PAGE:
You weren’t feeling well. In fact, you were really, really sick. You had a high fever and a lot of pain. Or you fell and you know something is broken. And as luck would have it, it’s late Saturday night and your doctor’s office isn’t open. Your Mom wasn’t there to put a wet rag on your head and sooth you with her words of love, so off you head to the emergency room. And so begins your foray into the wonderful world of medical billing. Unfortunately for most of us, hospitals need to be profit centers. Here’s a basic outline of a typical hospital ER visit and what you can to minimize the pain when the bill comes.
If at all possible, hold off until your doctor’s office is open
Obviously that’s not going work for you if there’s a bone sticking out of your skin, but if you’re running a low grade fever that’s responding to medication (aspirin, Aleve, Tylenol) then try and push through and wait until Monday morning when you can see a doctor without going to the ER.
Call your doctor’s office
Your physician knows you and your history and they will have an answering service that can take your information and your doctor can call you or have the service call you and give you advice on what to do. Your personal doctor can also refer you to a specific hospital if needed that they are associated with and can orchestrate your care better than an ER doctors who isn’t familiar with your medical past.
Visit an urgent care facility if you can
These are staffed during nights and weekends and are substantially lower in price. They don’t always take all kinds of medical situations though. Call first if you’re not sure of the level of care that’s offered so you don’t end up with a wasted trip.
If at all possible, avoid taking an ambulance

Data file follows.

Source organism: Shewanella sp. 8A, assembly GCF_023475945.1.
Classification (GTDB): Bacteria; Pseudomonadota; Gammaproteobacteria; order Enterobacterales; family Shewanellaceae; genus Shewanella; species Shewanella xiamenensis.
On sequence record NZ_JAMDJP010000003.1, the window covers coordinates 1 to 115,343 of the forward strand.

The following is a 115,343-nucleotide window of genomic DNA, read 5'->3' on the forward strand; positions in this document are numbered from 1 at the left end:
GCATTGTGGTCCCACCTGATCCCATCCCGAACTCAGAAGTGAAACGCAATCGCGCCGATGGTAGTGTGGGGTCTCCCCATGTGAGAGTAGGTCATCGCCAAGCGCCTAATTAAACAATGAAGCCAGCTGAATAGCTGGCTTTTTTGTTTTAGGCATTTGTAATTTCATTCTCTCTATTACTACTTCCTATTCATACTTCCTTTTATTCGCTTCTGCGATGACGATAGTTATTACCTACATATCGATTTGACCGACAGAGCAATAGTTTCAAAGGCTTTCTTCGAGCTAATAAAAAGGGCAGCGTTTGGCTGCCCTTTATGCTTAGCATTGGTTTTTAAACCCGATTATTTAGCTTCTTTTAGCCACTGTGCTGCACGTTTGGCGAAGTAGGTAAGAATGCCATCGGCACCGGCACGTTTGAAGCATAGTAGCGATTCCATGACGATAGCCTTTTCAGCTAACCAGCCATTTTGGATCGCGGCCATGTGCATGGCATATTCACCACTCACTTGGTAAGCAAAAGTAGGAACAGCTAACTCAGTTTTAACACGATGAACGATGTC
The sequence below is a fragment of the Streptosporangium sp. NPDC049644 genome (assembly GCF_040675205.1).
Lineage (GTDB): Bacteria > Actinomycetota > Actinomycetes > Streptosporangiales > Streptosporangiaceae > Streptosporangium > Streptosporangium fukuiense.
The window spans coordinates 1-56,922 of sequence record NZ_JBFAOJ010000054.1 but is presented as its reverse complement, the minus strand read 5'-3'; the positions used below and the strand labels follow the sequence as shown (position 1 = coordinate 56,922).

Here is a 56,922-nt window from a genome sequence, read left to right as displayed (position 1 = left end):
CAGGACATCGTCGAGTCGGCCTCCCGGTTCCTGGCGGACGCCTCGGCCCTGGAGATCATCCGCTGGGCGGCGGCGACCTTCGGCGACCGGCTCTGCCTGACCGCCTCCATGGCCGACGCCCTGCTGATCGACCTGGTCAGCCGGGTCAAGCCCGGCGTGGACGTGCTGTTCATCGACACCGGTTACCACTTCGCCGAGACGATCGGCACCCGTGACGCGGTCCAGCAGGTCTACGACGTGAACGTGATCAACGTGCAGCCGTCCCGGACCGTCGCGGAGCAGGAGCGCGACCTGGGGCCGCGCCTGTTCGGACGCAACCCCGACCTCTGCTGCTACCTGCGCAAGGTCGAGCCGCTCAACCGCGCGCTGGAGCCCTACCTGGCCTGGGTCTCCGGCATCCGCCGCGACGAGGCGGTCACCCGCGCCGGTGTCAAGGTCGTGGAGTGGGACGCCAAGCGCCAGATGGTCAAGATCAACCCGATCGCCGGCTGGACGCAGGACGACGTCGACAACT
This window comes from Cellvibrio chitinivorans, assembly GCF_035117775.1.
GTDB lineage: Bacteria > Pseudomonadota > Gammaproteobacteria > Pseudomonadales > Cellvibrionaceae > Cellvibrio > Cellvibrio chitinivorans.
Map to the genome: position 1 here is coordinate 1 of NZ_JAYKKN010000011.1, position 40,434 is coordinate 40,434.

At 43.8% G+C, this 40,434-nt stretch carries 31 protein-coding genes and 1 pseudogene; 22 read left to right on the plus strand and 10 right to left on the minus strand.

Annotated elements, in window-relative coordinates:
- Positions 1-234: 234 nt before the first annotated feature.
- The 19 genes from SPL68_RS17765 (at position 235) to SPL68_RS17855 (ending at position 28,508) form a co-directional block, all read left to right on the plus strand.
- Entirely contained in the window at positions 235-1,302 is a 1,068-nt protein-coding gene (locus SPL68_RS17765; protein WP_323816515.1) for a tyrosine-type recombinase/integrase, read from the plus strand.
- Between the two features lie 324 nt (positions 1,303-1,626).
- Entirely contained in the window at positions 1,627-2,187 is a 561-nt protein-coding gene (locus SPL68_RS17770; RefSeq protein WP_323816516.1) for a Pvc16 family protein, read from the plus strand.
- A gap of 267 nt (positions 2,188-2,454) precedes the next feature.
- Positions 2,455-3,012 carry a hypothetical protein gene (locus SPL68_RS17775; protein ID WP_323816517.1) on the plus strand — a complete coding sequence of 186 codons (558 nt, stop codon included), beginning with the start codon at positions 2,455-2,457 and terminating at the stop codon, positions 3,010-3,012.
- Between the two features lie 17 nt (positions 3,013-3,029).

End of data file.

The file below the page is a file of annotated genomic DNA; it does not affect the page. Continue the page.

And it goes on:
Ambulance service is rarely offered by the hospital any more, but is run by independent companies who may or may not even accept the insurance that you have. Since there’s no time to discuss prices or shop around when there’s a true emergency, you are at the mercy as to how much they will charge you. The average is $600-700 but can be as high as $1000.
Have someone go with you
You will need an advocate to deal with the hospital as far as your treatment if you’re very ill. If you’re not feeling well it may make perfect sense to you that they are ordering a pregnancy test even if you’ve had a hysterectomy!
Even if you’re very sick, you still have a voice
As mentioned earlier, hospitals are profit centers. Long are the days where a doctor came to your home, treated you and let you trade a chicken dinner for the bill. A recent episode on 60 Minutes exposed a national chain that required quotas for their doctors to reach for tests and admissions regardless of the care the patient actually needed. Stand up for yourself without getting in the way of your own care!
If you have insurance, make sure the proper notification is given
Many health insurance policies require pre-authorization for any service, even if it’s an emergency. Know what is required of your policy before you need it so you can instruct the administrative staff, who may or may not know the specifics for your type of insurance or insurance company. You can learn more about health insurance here
When the bill comes in, go over it with a fine tooth comb
Both computers and people can make mistakes and with so many patients coming in and out of a hospital, there can be errors in your bill. Medical care is expensive enough as it is without having to be responsible for paying for something that wasn’t even ordered or received.
If you can’t pay your bill in full, talk to the hospital
There are still actual people who work for the billing department at hospitals. Most of them will work with you and will keep you from being sued for the bill or it going on your credit report if you make payment arrangements that will benefit both of you.
Getting sick or hurt is unfortunately an inevitable part of living. And medical costs are going up and up with no end in sight! But with some careful planning and thinking things through you can minimize the negative impact on your financial health that your physical heath can cause. Follow these simple ideas to allow you to stay fiscally healthy even when you’re not physically healthy.
- Image source: MyBlogGuest platform
This article was provided by MyCreditClassroom.com – your online personal finance resource.